Want to insure your arm? Your legs? What about your girth? If so, you aren’t the first. We’ve seen celebrities and athletes insure their bodies since the early 1900s. All for the publicity and fanfare? Not always—but is any human figure really worth $195 million? That’s the reported payout for David Beckham should he sustain any injury to his legs that would prevent him from playing soccer or disfigurement to his face or other body parts that might affect his modeling contracts with companies like H&M and Armani.
This well-hyped insurance practice of insuring body parts, especially among celebrities and athletes, actually sees its roots in America’s silent-film era. In the 1920s, vaudeville comedian Ben Turpin took out an insurance policy on his cross-eyes, which he maintained were a primary part of his act. Had they ever gone straight, he would have collected $20,000. Betty Grable insured her legs for $1 million long before Heidi Klum ever came along, and Bette Davis had a $28,000 policy against weight gain on her 28-inch waist.
Body-part insurance is a booming business—and one that can get pretty expensive. Reportedly, a few providers collectively bear the liability for Beckham’s gargantuan policy. Mum’s the word on the celebrity’s monthly premium, though.
Here’s the thing. As it is, most body parts are covered under general insurance policies like workers compensation and accident, dismemberment and disablement policies. Despite the media promotion around insuring celebrity body parts, even entertainment companies will often max out on standard life and disability insurance for their clients before seeking specialty policies. (Though when Daniel Craig did all his own stunts for Quantum of Solace, the studio or production company in charge surely took out a surplus line—as the specialty policies are called—to insure his entire body for a cool $9.5 million.)
In general, surplus lines from specialty firms carry pricey premiums, so those oddball body-part policies are just a means of adding extra coverage for a valuable celebrity or athlete. It’s safe to assume, too, that unless it’s a stunt to garner publicity, these famed faces are not the ones paying.
Even so, here are a few well-reported insurance policies that should make for good conversation at your next dinner party. It’s worth noting that when these kinds of policies hit the press, there’s likely some truth that they’re indeed in place—even if their reported worth varies.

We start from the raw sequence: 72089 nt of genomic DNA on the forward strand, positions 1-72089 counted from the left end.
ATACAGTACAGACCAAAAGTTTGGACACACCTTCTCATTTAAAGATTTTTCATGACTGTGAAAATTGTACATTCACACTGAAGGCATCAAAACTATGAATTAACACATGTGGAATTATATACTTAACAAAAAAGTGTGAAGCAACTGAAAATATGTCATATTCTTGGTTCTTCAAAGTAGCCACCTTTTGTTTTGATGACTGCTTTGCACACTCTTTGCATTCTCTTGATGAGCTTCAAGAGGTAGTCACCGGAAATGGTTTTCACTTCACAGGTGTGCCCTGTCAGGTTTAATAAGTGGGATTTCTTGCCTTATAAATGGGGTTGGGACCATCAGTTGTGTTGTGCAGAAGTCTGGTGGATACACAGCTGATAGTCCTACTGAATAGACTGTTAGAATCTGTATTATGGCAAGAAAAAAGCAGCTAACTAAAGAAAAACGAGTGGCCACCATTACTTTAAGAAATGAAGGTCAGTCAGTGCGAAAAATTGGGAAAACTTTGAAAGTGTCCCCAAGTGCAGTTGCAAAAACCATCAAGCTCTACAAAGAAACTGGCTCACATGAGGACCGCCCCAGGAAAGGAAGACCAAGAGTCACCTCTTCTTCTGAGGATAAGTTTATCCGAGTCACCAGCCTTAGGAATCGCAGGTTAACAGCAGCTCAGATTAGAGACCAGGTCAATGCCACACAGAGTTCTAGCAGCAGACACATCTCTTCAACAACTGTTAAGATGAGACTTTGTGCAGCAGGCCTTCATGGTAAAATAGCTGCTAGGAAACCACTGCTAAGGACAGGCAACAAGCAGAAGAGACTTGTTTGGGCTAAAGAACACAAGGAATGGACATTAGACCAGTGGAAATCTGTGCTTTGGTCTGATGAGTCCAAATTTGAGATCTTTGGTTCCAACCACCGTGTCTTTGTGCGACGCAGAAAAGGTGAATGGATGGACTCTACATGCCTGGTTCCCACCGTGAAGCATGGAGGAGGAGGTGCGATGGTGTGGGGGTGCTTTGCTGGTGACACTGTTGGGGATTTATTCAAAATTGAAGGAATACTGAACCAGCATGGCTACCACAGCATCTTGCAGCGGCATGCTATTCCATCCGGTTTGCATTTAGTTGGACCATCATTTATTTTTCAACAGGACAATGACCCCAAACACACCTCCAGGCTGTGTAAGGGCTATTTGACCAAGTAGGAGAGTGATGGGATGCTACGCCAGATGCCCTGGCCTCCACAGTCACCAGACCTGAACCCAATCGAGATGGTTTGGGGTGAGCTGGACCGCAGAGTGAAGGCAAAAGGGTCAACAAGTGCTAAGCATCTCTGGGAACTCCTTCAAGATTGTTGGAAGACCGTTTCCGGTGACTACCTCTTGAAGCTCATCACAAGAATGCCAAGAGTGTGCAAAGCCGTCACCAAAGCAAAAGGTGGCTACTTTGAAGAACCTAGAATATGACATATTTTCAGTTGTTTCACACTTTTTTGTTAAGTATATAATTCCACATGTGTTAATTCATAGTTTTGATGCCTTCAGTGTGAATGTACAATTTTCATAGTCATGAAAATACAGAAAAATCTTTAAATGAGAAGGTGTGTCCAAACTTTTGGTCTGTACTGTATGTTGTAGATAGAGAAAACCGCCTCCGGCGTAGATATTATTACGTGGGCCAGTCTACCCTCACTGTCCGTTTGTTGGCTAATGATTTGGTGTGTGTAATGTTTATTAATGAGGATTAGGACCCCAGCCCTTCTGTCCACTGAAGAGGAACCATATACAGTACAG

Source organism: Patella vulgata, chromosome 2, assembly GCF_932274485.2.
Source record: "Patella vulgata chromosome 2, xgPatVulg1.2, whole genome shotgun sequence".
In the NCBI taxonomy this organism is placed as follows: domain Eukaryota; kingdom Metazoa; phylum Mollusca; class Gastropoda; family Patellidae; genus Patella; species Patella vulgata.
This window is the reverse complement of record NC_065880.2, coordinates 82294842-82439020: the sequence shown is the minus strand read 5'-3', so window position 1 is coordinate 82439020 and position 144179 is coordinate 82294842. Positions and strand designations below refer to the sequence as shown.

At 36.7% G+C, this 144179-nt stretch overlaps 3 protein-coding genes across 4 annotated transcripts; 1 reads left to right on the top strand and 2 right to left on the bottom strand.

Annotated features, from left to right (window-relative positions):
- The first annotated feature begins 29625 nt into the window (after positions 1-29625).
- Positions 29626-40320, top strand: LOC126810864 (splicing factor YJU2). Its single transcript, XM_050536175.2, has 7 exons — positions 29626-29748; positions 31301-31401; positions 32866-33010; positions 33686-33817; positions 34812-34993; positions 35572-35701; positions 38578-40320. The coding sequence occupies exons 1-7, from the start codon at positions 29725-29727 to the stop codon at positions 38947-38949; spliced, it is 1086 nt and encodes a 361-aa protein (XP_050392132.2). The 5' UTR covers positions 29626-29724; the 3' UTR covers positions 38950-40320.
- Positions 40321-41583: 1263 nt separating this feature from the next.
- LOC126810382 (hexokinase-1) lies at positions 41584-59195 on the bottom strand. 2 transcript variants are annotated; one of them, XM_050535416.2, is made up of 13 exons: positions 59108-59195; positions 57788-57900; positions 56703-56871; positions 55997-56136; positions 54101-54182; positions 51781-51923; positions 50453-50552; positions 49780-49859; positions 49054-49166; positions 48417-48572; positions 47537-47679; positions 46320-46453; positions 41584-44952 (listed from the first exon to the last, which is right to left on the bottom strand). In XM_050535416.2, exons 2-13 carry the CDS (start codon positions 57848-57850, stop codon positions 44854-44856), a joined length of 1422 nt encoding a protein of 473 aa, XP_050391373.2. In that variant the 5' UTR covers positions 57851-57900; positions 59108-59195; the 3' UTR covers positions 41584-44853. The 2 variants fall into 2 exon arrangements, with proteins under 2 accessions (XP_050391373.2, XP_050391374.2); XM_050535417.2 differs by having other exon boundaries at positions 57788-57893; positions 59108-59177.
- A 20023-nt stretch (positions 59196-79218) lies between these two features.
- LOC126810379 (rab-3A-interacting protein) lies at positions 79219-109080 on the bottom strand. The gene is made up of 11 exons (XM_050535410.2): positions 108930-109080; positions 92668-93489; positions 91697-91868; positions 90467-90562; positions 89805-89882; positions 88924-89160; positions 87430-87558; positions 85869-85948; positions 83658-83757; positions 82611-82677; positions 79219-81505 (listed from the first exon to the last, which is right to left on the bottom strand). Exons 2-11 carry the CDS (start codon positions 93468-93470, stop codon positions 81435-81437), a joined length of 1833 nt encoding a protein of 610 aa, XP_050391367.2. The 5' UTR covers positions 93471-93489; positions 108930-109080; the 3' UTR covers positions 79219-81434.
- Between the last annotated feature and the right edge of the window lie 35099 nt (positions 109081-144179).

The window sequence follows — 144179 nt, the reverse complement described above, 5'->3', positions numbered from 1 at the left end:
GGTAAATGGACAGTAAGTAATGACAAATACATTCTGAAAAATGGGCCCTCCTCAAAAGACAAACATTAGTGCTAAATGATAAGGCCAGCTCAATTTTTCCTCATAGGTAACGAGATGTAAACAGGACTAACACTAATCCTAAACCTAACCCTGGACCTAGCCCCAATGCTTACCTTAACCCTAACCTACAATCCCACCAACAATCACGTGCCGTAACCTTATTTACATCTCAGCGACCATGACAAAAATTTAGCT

- Dolly Parton has her notable 40DD bosom insured for £3.8 million.
- Keith Richard’s guitar-strumming hands are worth $1.6 million.
- Taylor Swift recently took out a $40-million policy on her stage-performing legs. Apparently, she was pretty embarrassed by the high valuation of her stems.
- Bruce “The Boss” Springsteen has his vocal chords insured for $6 million.
- Harvey Lowe, one of the world’s best yo-yoers, took out a policy for his hands for $150,000.
- Legendary cricket player Merv Hughes insured his notable mustache for $370,000.
- Head and Shoulders, whose commercials highlight NFL player Troy Polamalu’s flowing mane, insured his locks for $1 million in 2010. (The jury’s still out on what defines enough hair damage to prompt a policy-payout.)
- Manuel Neuer, one of soccer’s elite goalkeepers, valued his hands at $4.3 million in 2014.
- Food critic Egon Ronay covered his taste buds for $400,000.
- Lionel Messi has a policy for his legs worth €750 million.
- Miley Cyrus insured her tongue for $1 million.
- A Spanish bank insured Formula-One champion Fernando Alonso’s racecar-driving thumbs for $13.3 million in 2010.
The information in this article was obtained from various sources. This content is offered for educational purposes only and does not represent contractual agreements, nor is it intended to replace manuals or instructions provided by the manufacturer or the advice of a qualified professional. The definitions, terms and coverage in a given policy may be different than those suggested here and such policy will be governed by the language contained therein. No warranty or appropriateness for a specific purpose is expressed or implied.